Punjab is located in northwestern India, and has an area of 50,362 km2. It extends from the latitudes 29.30° North to 32.32° North and longitudes 73.55° East to 76.50° East. It is bounded on the west by Pakistan, on the north by Jammu and Kashmir, on the northeast by Himachal Pradesh and on the south by Haryana and Rajasthan. Most of the Punjab lies in a fertile plain, alluvial plain with many rivers and an extensive irrigation canal system. A belt of undulating hills extends along the northeastern part of the state at the foot of the Himalayas. Its average elevation is 300 meters above sea level, with a range from 180 meters in the southwest to more than 500 meters around the northeast border. The southwest of the state is semi-arid, eventually merging into the Thar Desert. The Siwalik Hills extends along the northeastern part of the state at the foot of the Himalayas. The soil characteristics are influenced to a limited extent by the topography, vegetation and parent rock. The variation in soil profile characteristics are much more pronounced because of the regional climatic differences. Products Of agricultural products, sugercan is grown everywhere in the fertile tracts and indigo in the low southern regions, borth being largely exported towards Sindh and Kabul. Cotton is produced and exported in large quantities. Wheat and maize are extensively cultivated. The other articles of produce are buckwheat, rice, barley, millet; oil-seeds, such as sesamum and mustard, various sorts of vetches, carrots, pease, beans, onions, turnips, cucubmbers, and melons. Extensive irrigation is carried on by means of canals and the Persian wheel is employed to draw water from the wells. Wheat, gram and barley are grown in the spring, and Indian corn, rice, cotton, pulses, indigo, and sugercane is the autumn. Wheat is largely produced in the divisions of Lahore, Amritsar, Jalandhar, and Rawalpindi. The largest areas under cotton cultivation are found in the districts of Lahore, Ambala, Gurgaon and Rawalpindi. The chief sugar producing districts are Sialkot, Gurdaspur, Jalandhar, Hoshiapur, and Ambala. Indigo is almost entirely confined to the districts of Multan, Mozaffargarh and Dera Ghazi Khan. Tea is grown in the hill tracts of Simla and Kangra. Punjab is divided into three distinct regions on the basis of soil types; southwestern, central, and eastern. Punjab's climate is characterized by extreme hot and extreme cold conditions. Annual temperatures in Punjab range from –2 to 40 °C (min/max), but can reach 47 °C (117 °F) in summer and –4 °C in winter. Sikhism is the predominant faith in Punjab. About 60% of the people in the state are Sikhs. The holiest of Sikh shrines, the Sri Harmandir Sahib (or Golden Temple), is in the city of Amritsar. The Sri Akal Takht Sahib which resides within the Golden temple complex is the temporal seat of Sikhs. Of the five Takhts (Temporal Seats of religious authority) of Sikhism, three are in Punjab. These are Sri Akal Takht Sahib, Damdama Sahib and Anandpur Sahib. Anandpur Sahib is where Guru Gobind Singh created the Khalsa in 1699 on the day of Vaisakhi. During major holidays on the Sikh calendar (such as Vaisakhi, Hola Mohalla, Gurpurb and Diwali), many Sikhs gather and march in religious processions through virtually every city, town and village in Punjab. Sikhism is in fact so common that at least one Sikh Gurdwara can be found in almost every village in the state beside towns and cities (in various architectural styles and sizes). Hinduism is the second most practised faith in Punjab. A large segment of Punjabis who are categorized as punjabi Hindus continue to live out heterogeneous religious practice that includes spiritual kinship with Sikhism. This not only includes veneration of the Sikh Gurus in private practice, but also visits to Sikh Gurdwaras along with hindu temples. The Punjabi language, written in the Gurmukhi script, is the official and most commonly used language in the state. Punjab is served by several institutions of higher education, which provide undergraduate and postgraduate courses in all the major arts, humanities, science, engineering, law, medicine, veterinary science, and business courses. Punjab Agricultural University is a leading institution globally for the study of agriculture, and played a significant role in Punjab's Green Revolution in the 1960s-70s. Among the alumni of the Panjab University, Chandigarh include Manmohan Singh, the current Prime Minister of India, and Har Gobind Khorana, a biochemistry nobel laureate. One of the oldest institutions of higher education is the Christian Medical College, Ludhiana which has existed since 1894

Punjab being an important state in the country is well connected by air, rail and road. By Air Chandigarh and Amritsar both have airports. Domestic flights fly regularly or on weekly basis from Delhi, Lucknow, Leh and other cities of the country. By Rail Punjab has a well maintained railway network extensively linked with other parts of the country. The state capital Chandigarh and major cities of the state viz. Amritsar, Ludhiana, Pathankot, and Jalandhar are well connected with most parts of the country. By Road The entire state is connected through an extensive network of metalled roads. NH 1 or Grand Trunk Road connects north as well as eastern states in India. National Highways NH No. 1: From Haryana Border - Rajpura - Khanna - Ludhiana - Phagwara - Jalandhar - Amritsar - Atari upto Pak Border (Length - 254 km) NH No. 1A: Jalandher - Dasuya - Pathankot upto J&K Border (Length - 108 km) NH No. 10: From Haryana Border - Lambi - Malaut - Abohar - Fazilka - Indo/Pak Border (Length – 72 km) NH No. 15: Pathankot - Gurdaspur - Batala - Amritsar - Taran Taran - Zira - Faridkot - Bhatinda - Malaut - Abohar upto Rajasthan Border. (Length - 350 km) NH No. 20: Pathankot and upto H.P. Border (Length - 10 km) NH No. 21: From Chandigarh Border - Kharar - Kurali - Rupnagar - Ghanauli upto H.P. Border (Length - 67 km) NH No. 22: From Haryana Border - Dera Basi upto Haryana Border. (Length - 31 km) NH No. 64: From Haryana Border - Banur - Rajpura - Patiala - Sangrur - Barnala - Rampura Phul - Bathinda upto Haryana Border. (Length - 255.5 km) NH No. 70: Jalandhar - Hoshiarpur upto H.P. Border (Length - 50 km) NH No. 71: Jalandher - Nakodar - Moga - Barnala - Dhanaula - Sangrur - Dogal upto Haryana Border. (Length - 130 km) NH No. 72: From Haryana Border upto Haryana Border. (Length - 4.5 km) NH No. 95: From Chandigarh Border - Kharar - Marinda - Ludhiana - Jagraon - Moga - Ferozpur (Length - 225 km)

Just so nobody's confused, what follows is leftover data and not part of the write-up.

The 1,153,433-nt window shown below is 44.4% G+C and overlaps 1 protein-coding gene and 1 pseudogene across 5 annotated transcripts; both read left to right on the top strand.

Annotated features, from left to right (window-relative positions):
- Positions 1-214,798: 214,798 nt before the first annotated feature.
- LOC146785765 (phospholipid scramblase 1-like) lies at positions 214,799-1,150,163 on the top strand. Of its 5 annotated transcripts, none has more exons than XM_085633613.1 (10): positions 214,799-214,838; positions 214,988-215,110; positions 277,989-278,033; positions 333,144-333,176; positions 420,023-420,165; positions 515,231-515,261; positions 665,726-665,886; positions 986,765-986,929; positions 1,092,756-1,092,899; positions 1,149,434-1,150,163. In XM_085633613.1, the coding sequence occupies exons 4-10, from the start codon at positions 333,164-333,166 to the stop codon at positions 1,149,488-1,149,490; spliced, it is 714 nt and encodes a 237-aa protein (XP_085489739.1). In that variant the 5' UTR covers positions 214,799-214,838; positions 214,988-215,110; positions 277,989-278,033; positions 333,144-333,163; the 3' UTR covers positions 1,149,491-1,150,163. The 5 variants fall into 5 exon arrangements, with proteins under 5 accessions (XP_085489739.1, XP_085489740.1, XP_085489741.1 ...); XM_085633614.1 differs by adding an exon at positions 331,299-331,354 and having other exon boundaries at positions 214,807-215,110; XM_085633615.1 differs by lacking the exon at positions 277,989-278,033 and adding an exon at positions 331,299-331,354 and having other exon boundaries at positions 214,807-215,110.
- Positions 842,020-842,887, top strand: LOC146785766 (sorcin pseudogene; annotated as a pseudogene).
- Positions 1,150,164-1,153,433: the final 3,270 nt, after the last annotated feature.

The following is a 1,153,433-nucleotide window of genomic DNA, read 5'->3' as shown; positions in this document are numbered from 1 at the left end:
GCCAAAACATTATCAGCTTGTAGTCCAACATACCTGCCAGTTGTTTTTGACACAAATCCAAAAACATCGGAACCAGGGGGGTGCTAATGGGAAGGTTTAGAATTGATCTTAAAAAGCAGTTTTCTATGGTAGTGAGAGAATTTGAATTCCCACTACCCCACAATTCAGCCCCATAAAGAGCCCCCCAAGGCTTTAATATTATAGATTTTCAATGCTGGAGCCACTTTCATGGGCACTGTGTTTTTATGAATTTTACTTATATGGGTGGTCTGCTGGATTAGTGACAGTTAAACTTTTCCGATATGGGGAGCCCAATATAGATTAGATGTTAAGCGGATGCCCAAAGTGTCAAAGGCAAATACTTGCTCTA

Amritsa Maharaja Ranjit Singh Museum:The museum, named after Maharaja Ranjit Singh, is a treasure house of matchless collection of paintings, arms and armours, manuscript and coins of 18th and 19th Century. This was the summer palace of the king who had brought local chieftains under his control and virtually finished any eventuality of possible attacks on the kingdom raised by him. The palace is situated in a large beautiful garden (Ram Bagh) with a lively statue of Maharaja Ranjit Singh saddled on a horse in a winsome posture. The garden was named by the ruler himself as a tribute to Guru Ram Das. Hari-ke-pattan: Hari-ke-Pattan is a natural serene place famous for its bird sanctuary. It is located on the outskirts of the city, at the confluence of the rivers Beas and Sutlej. Winter (November-onwards) is characterized by migratory birds, coming from as far as Siberia, making it a popular place for bird watching and boating. This is the time when the lake becomes a reception home to nearly 350 species of birds. Hari-ke-Pattan is also one of India's leading in-land sweet water fish market and home of varied wild life. Wagah Border: Wagah is an army outpost on Indo-Pak border, just 9 km from Amritsar city. It is a ceremonial border, where, each evening, armed soldiers from each side of the border pass a particularly hostile parade while lowering their respective flags to the sounding of bugles. The pageant of the beating of the retreat and the change of guard within handshaking distance of the Indian and Pakistani forces here makes the most charming scene at the evening. The ceremony which attracts crowds of spectators from both sides is a poignant reminder of the 1947 when Punjab was divided between two nations. Tarn Taran: This dusty little town situated on the edge of an enormous tank is just 21 km from Amritsar. The tank is believed to have healing properties. A vast flock of migratory birds come to this tank during winters. The site is also famous for several beautiful gurudwaras. Anadpur Sahib Central Fort Sri Anandgarh Sahib: Central Fort Sri Anandgarh Sahib was built in the year 1686. It was hit several times by the combined forces of the hill chiefs and local Moghul officers and every time attackers were put to flight, licking dust. In 1704, however, when the Rajas of Bilaspur, Kangra, Kulu, Mandi, Nurpur, Guler, Chamba, Jammu and Garhwal, in tandem with the Mughal Governors of Delhi, Lahore and Sirhind attacked Anandgarh, although the Fort held out, but for lack of ration and ammunition the inmates were reduced to dire straits. When the besieged Khalsa insisted and the enemy vowed safe passage, the fort was vacated. Since the vows were not kept, the evacuation from the fort spelt disaster in which the 10th Guru's four sons, several intrepid warriors and financial and literary treasures were lost. Lohgarh Fort: It was Sri Anandpur Sahib's Armoury, weapon manufacturing factory and martial training ground. Fatehgarh Fort: Stood guard over the highways which connected Sri Anandpur Sahib to Sirhind and Lahore in the north and to Delhi in the south. Taragarh Fort: Kept watch over the hill states. This fort was built to prevent any attack from the side of the hill State of Bilaspur. Gurudwara Guru-Ka-Mahal (Bhora Sahib): It is the residence of Sri Guru Teg Bahadur inherited by Sri Guru Gobind Singh Ji; the sahibzadas- the holy sons of the 10th Guru were born here. An underground room is there, where the 9th Guru used to meditate. Gurudwara Sis-Ganj Sahib: The martyred head of the 9th Guru which was heroically brought by Bhai Jaita (Bhai Jiwan Singh) after taking holy nectar according to Sikh rites (baptism) in exultant defiance of the Mughal authorities was cremated here, ceremoniously. Gurudwara Damdama Sahib: The 10th Guru was given the Guru Gaddi, here. It was from here that he had declared the end of the institution of the Masands-the priestly agents of the former Gurus. Naina Devi: The hill top shrine of Naina Devi (Mother Goddess) is situated in Bilaspur District of Himachal Pradesh in India. It is just 30 km from Anandpur Sahib and 100 km from Chandigarh. Both Sikhs and Hindus regularly visit each other’s shrines. Since time immemorial, people from all walks of life irrespective of caste ad religion have been visiting this temple for a darshan of Maa Naina Devi. They come with hope to get their wishes fulfilled. Kiratpur Sahib: Kiratpur Sahib is about 10 km from Anandpur Sahib and is a sacred place for all Sikhs. It has a long association with most of the Sikh Gurus. Guru Nanak Dev is said to have visited this place when it was little more than a wilderness. Guru Hargobind, the sixth Guru spent the last few years of his life here. You can see several Gurudwaras here viz. Gurudwara Charan Kamal, Gurudwara Baba Gurditta, Tomb of Baba Buddan Shah, Gurudwara Bavangarh, Gurudwara Pata Puri and Gurudwara Shish Mahal. The significance of this place is that Sikhs immerse the ashes of their dead at this place. Ropar: Ropar or Rupnagar is a small town just 40 km from Anandpur Sahib famous for its museum which houses the findings of Archeological Survey of India (ASI). ASI had excavated treasure troves of remains – in all there were traces of six civilizations. About 15 km from Ropar lies the Gurudwara Parwar Vichhora Sahib, which commemorates the spot where Guru Gobind Singh was separated by his two sons and mother on the night of the battle – 5th December 1705. Holla Mohalla An annual Sikh martial festival, Hola Mohalla is celebrated in the month of Phalguna (March), a day after Holi. The highlight of this fair is a spectacular display of fencing and tent-pegging, as the Nihang Sikhs show off their legendary martial equestrian skills. The festival being an occasion to rejoice is also a time to restore faith in the Khalsa Panth and rededicate oneself to the service of the community. Everyone, irrespective of their social standing, involves themselves in kar seva - manual labour, like helping in the langars, or public kitchens, cleaning the gurudwaras, and washing dishes etc. The festival is celebrated grandly at Anandpur Sahib. Thousands of people visit the shrine to participate in prayers. The symbol of this festival is to understand the duty of an individual with responsibilities towards the society. Ferozepur Anglo Sikh War Memorial This memorial contains portraits of historical personalities, paintings, depicting scenes of battles of the Anglo-Sikh Wars. Poetic couplets of the contemporary poet Shah Muhammad are also embossed on the walls of the memorial which describe the detail of the battles in Punjabi language. National Martyrs Memorial National Martyrs Memorial at Hussainiwala depicts the sacrifice of three national heroes (Bhagat Singh, Sukhdev and Rajguru) who lit eternal flame of liberty within the soul of thousands of nationalists to free Mother India from British Raj. S Bhagat Singh and BK Dutt threw a Bomb in the Central Assembly hall New Delhi on April, 8, 1929 to record their protest against the British rule in India. He and his two brave comrades Rajguru and Sukhdev were tried for shooting a British Police Officer Mr Saundras on the 17th December, 1928. These three revolutionaries were awarded death sentence and their bodies were cremated on the bank of river Sutlej almost a hundred km away. Chadigarh ROCK GARDEN :Can be developed by NEK CHAND in 1957,a former Road Inspector in Chandigarh. Rock Garden is very nice place. Molded in the form of an open-air exhibition hall, Rock Garden is spread over Area of 64 acres. It is sandwiched between the Sukhna Lake and the Capitol Complex in Sector 1, Chandigarh. Rock Garden in Chandigarh is a rare scenario, which cannot be equated with anything else. Only one of its kinds, the garden is put up with the urban and industrial wastes. It is very Fabulous. In Rock Garden Childerns can aslo see Camels. The fantastic 14 chambers with a waterfall, puddles, statues of animals, birds this garden helps one to stretch ones imagination. It is presently run by the Rock Garden Society.The Rock Garden is still made out of recycled materials. It is situated near Sukhna Lake. It consists of man-made waterfalls and many other sculptures that have been made of scrap & other kinds of wastes (bottles, glasses, bangles, tiles, ceramic pots, sinks, electrical waste, etc) which are placed in walled paths. The Rock Garden works from 10 am to 7 pm except on Thursdays and public holidays. Jalandar Shiv Mandhir Situated at Gur Mandi, this temple is built in an unusual manner – a blend of Hindu - Islamic architecture. Its main gate is built in the style of a mosque while the rest of the building is in Hindu style. It is believed that the Nawab of Sultanpur Lodhi, in whose territory the city of Jalandhar then fell had eyed a newly married Hindu girl whom he had wanted to make an object of his lust. She was the devotee of lord Shiva whose serpent saved her honour. Awed by the appearance of this serpent he had begged pardon from the girl and on her bidding he had got this temple built. Imam Nasir Mausoleum and Jamma Masjid: The mausoleum of Imam Nasir and the Jama Masjid are both located in the heart of Jalandhar city. According to archaeologists the former is 800 year and the latter 400 years old. Masoleums of Ustad & Shagird: These two beautiful mausoleums imitate the architecture of Emperor Humayun's tomb in Delhi and stand out as buildings of great attraction. One of them belongs to Ustad (teacher) Mohammed Momin Hussaini alias Hafizah, a musician in the service of 'Khan-e-Khana'- the chamberlain of Emperor Jahangir. The other tomb belongs to Haji Jamal, his disciple. Catholic Cathedral St. Mary’s Cathedral, a rare edifice initiated by representatives of His Holiness, the Pope John Paul II, is the only of its kind in the East. Its Cosmo-cultural design is a tribute to the Punjabi tradition. The old church dedicated to St. Patrick was built in 1947 and the foundation stone for the new church was laid in 1986. Thanks to the people of for their secular beliefs. Kapurthala The Sainik School (Jagatjit Palace) This magnificent structure, which Maharaja Jagatjit Singh had grandly named it as “Elysee palace” sat amidst gardens embellished with stone statutory and fountains. It is modeled on Versailles in France for which the city is some time called as Paris of Punjab. The palace is now the Sainik School, but the buildings with its ornate interiors and painted ceiling is open to public. Jubilee Hall The Jubilee Hall was once the 'Darbar Hall' of Maharaja of Kapurthala; today an attraction for its lush green ambience and feel good environment. The building is now part of the N.J.S.A. Govt. College Complex. State Gurudwara: The state Gurudwara, located on Station Road was consecrated around 1916. Styled after Italian cathedrals, it has a lovely red marble dome. The building is set in a neatly landscaped garden. The blending of Indo-Saracenic motifs with British red bricks is surprisingly harmonious. The Moorish Mosque: The mosque is modeled like the “Qutbya Mosque” in Morocco; it is a brilliant masterpiece of Moorish style architecture. Its inner dome has been beautifully painted by Punjabi artists. This unique building constructed in 1930 is the only of its kind in South East Asia. Special attention is being given for the restoration of its past glory. Pushpa Gujral Science City: The biggest project of its kind in Northern India, the Science City has been set up in 72 acres of land in the of heart of Punjab, on Jalandhar- Kapurthala Road. It is intended to inculcate the scientific aptitude & temperament, to fire the imagination and creativity, foster the spirit of enquiry and exploration among the masses, especially in the young minds. The subject areas covered include physical, applied, natural and social sciences, engineering, technology, agriculture, health sciences, energy, industries, human evolution and civilization, the environment, ecosystems, Jurassic parks as well as frontier areas like space, nuclear science, information technology, robotics and Bio-technology. Kanjli Lake: Just 5 km from Kapurthala, you can see a beautiful lake called Kanjli Wetland. This lake is not just the beautiful home for migratory birds in winters, but a popular picnic spot for young stars. You can even go boating in the lake. The wetland extends in the area of about 50 acres and is a dwelling place for about 40-50 bird species. It was declared a wetland of national importance in the year 1992 on account of its rich biodiversity. Sultanpur Lodhi: Sultanpur Lodhi is a small town on the Grand Trunk Road, about 26 miles from Jalandhar and 17 miles from Kapurthala. It was founded by Sultan Khan Lodhi, a General (Faujdar) of Mahmud of Gazni, in the 11th Century A.D. It is situated on the left bank of a rivulet, called Kali Bein about 6 miles above the confluence of Beas and Sutlej. During Guru Nanak’s staying in Sultanpur, he used to go to the Bein for taking bath and sitting for a meditation. A berry tree stands even now at the spot on the bank of the Bein where the guru used to sit for absorption in God and a grand building has been erected as a monument at the place and named after the berry tree as Gurdwara Shri Ber Sahib. The town has also been maintaining its position as a centre of Muslim culture since from the Mughal Regime. Its serene environment has attracted thousands of tourists from all over the country. LUdhiana Gurdwara Charan Kanwal Sahib (Machhiwara):Gurdwara Charan Kamal Sahib is situated on Charan Kamal Road in the small town of Machhiwara. It marks the site of the garden where Gobind Singh had a sip of water and a spell of brief sleep. This is the place where his three devotees Dhram Singh, Daga Singh and Manu Singh had joined him. The sacred shrine commemorating the historical event has a beautiful building, worthy of the holy tradition. A religious fair is held every year in the month of December to commemorate Guruji’s staying at this place. Lodhi Fort:This 500 years old fort was constructed by Sikander Lodhi when he ruled the plains near River Sutlej. Today this fort has gone rack and ruin. The once – strong citadel, basically a military fort, that withstood many invaders who have crumbled under the onslaught elements in last five centuries. Maharaja Ranjit Singh War Museum War Museum:Maharaja Ranjit Singh War Museum was planned in 1990 to create general awareness about the defence services; not only for its role in defending the country but also in strengthening the bonds of national integration and unity. The museum is in a process of development to become a full fledged museum. It conducts regular shows in a light and sound hall. These presentations showcase the stories of bravery of Indian especially Punjabi soldiers in upholding the pride of the motherland. Rural museum :situated in the Punjab Agriculture University campus was inaugurated by S. Khushwant Singh on April 26, 1974. This museum depicts the rural life of the people of Punjab and displays the Punjabi Culture to its best. The museum has a beautiful facade. It lies in a 4000 sq. Yards area. It looks splendid while also maintaining the simplicity of rural life. A 100-yard long path, flanked on both sides by water channels, leads to the finely carved doors of the museum. It has continued to be a special attraction for the VIPs visiting the Punjab Agricultural University. Nehru Rose Garden :in the Civil Lines Area (Ludhiana city) is one of the select open spaces in the city where people usually come for morning and evenings walks and enjoy few moments of relaxation. The garden includes more than 17,000 plants representing some 1,600 varieties of roses as well as several fountains. This garden is the venue of the annual Rose festival, an event listed on the national calendar of fairs and festivals. This is one of the main cultural events of the city and draws thousands of visitors from various parts of the country. Hardy's World (Amusement park):This visually spectacular amusement park is just 7 Km from the city centre; offers a complete fun-package. Theme parties, cafes, joy rides and shopping complex are entertainment bonanza for people of all age groups. Bhakra Dam: one of the highest straight gravity dams in the world is built on river Sutlej, near the border between Punjab and Himachal Pradesh. This dam supplies power to the whole of North India. The view of vast dam & green jungles around is fascinating indeed. The massive Gobind Sagar Lake around the dam has now changed the topography here. Over the decades the banks of the lake have developed into a tourist complex including café, museum, walks, gardens and wooded areas. And the scenery is spectacular to catch. Amaltas Tiger Safari:It is a zoo (Ludhiana city), situated just 6 km from the city centre. Majestic tigers roaming about in the dense jungle offer a thrilling experience to the nature lovers. The zoo has 37 tigers in a 4-sq-km enclosure, the highest concentration of tigers in the country. Patiala The magnificent Old Moti Bagh Palace:an early 20th century monument built in Indo Saracenic style, has as many as 15 dinning Halls. This opulent and imposing building, one of the largest residences in Asia is set amidst terraced gardens and water channels inspired by Mughal Gardens. The terraces lead to the Sheesh Mahal, where the Art Gallery displays miniature paintings, rare manuscripts and royal collection of materials. The Palace now houses the National Institute for Sports. It is open to the visitors from Tuesday to Sunday and entry is based on tickets. Qila Mubarak Fort:The present city of Patiala has grown around the Quila Mubarak, a fort built in 1763. Its oldest part, Qila Androon (now in ruins) has traces of fine wall paintings. The entrance is through an imposing gate whose architecture is a synthesis of Mughal and Rajasthani style. The fort complex stands on a 10 acres ground in the heart of the city at Qila Chowk. The lively bazaar around the fort offers famous hand crafted leather shoes and brightly embroidered Phulkari fabric. Mai Ji Di Saraan This red coloured edifice lies on Sanaur-Dakala Road (Patiala), now the criminal investigation agency office. The monument was built as a resting place for the weary travelers. It speaks of the legendary service to humanity of “Mai Aas Kaur”. Sheesh Mahal is situated behind the main Moti Bagh Palace, constructed by Maharaja Narendra Singh, a patron of literature, music and fine arts. Murals and paintings on the walls of this Palace translate the vision of the poetry of Keshav Dass, Bhiari Lal and Surdas in the finest of line and colour. The floral designs on the walls are reminiscent of Emperor Jahangir's time. The palace now houses a museum an art gallery, and also the North Zone Cultural Centre, set up by a society to preserve art. Lachman Jhoola:A wonderful suspension bridge has been created across the small Lake in front of Sheesh Mahal. It is constructed on the same lines that of the famous Lakshman Jhoola at Rishikesh and named as Lachman Jhoola. It links the Sheesh Mahal with the Banasar Ghar on the other side of the lake. The Banasar Ghar now houses the North Zone Cultural Center and a hall for setting up exhibitions. Durbar Hall Museum:This massive building used for important public occasions is now a museum exhibiting dazzling chandeliers and armor, including the sword and dagger of Guru Gobind Singh and sword of Nadir Shah who invaded India in 1739. The wooden frame work of the ceiling holds decorated Plaster-of Paris tiles painted in Arabic style and the ceiling is hung with a fabled collection of chandeliers. The facade gives the impression of a double-storey building. The museum is open to visitors from Tuesday to Sunday with prior permission from the appropriate authority. The entry is based on tickets. Barandari Gardens:This beautiful garden is located to the north of the city laid out in the late 19th century by Prince Rajindera Singh, an avid horticulturist and a nature lover. The gardens include rare trees and shrubs, dotted with impressive Colonial buildings and a marble statue of Maharaja Rajindera Singh and the Fern House. The 19th century Fern House, a replica of the one in Calcutta forms a unique attraction along with quaint Rink Hall. Kali Temple:Maharaja Bhupinder Singh was inspired to build this temple which housed the image of Goddess Kali brought here from Makrana, Rajasthan. The large temple complex attracts devotees from distant places irrespective of religions and faiths. A much older temple of Raj Rajeshwari is also situated in the center of this complex. Dhillon's Fun world :is established with a vision of “Fun for Everyone ". It is North India's first biggest Water Park and Amusement Park fully loaded with all the modern rides for children. The Fun world is well equipped with all the modern facilities and latest rides like Bumper Car, Revolving Tower, Horror House, Baby Train, wave Pool Anaconda Hole, River Rafting Speed Slides, Rain Dance and Mushroom Fountain. The park provides luxurious atmosphere to someone who wants to relax for a while from the hectic and busy life style.